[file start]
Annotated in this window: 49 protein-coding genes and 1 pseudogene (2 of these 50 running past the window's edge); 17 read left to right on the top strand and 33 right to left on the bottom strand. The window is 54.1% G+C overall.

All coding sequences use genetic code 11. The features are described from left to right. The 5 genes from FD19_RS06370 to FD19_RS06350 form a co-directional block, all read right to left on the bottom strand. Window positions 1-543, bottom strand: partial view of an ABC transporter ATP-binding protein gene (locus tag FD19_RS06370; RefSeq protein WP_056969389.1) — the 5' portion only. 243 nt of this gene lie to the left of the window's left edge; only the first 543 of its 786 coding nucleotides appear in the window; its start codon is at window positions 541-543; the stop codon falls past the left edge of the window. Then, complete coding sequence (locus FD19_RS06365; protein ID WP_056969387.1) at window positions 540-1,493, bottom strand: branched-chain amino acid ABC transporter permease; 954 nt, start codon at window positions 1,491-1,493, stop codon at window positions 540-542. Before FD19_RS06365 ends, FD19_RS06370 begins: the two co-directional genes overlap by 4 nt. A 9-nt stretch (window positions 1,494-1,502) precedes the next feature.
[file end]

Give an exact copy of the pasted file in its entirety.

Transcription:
Annotated in this window: 49 protein-coding genes and 1 pseudogene (2 of these 50 running past the window's edge); 17 read left to right on the top strand and 33 right to left on the bottom strand. The window is 54.1% G+C overall.

All coding sequences use genetic code 11. The features are described from left to right. The 5 genes from FD19_RS06370 to FD19_RS06350 form a co-directional block, all read right to left on the bottom strand. Window positions 1-543, bottom strand: partial view of an ABC transporter ATP-binding protein gene (locus tag FD19_RS06370; RefSeq protein WP_056969389.1) — the 5' portion only. 243 nt of this gene lie to the left of the window's left edge; only the first 543 of its 786 coding nucleotides appear in the window; its start codon is at window positions 541-543; the stop codon falls past the left edge of the window. Then, complete coding sequence (locus FD19_RS06365; protein ID WP_056969387.1) at window positions 540-1,493, bottom strand: branched-chain amino acid ABC transporter permease; 954 nt, start codon at window positions 1,491-1,493, stop codon at window positions 540-542. Before FD19_RS06365 ends, FD19_RS06370 begins: the two co-directional genes overlap by 4 nt. A 9-nt stretch (window positions 1,494-1,502) precedes the next feature.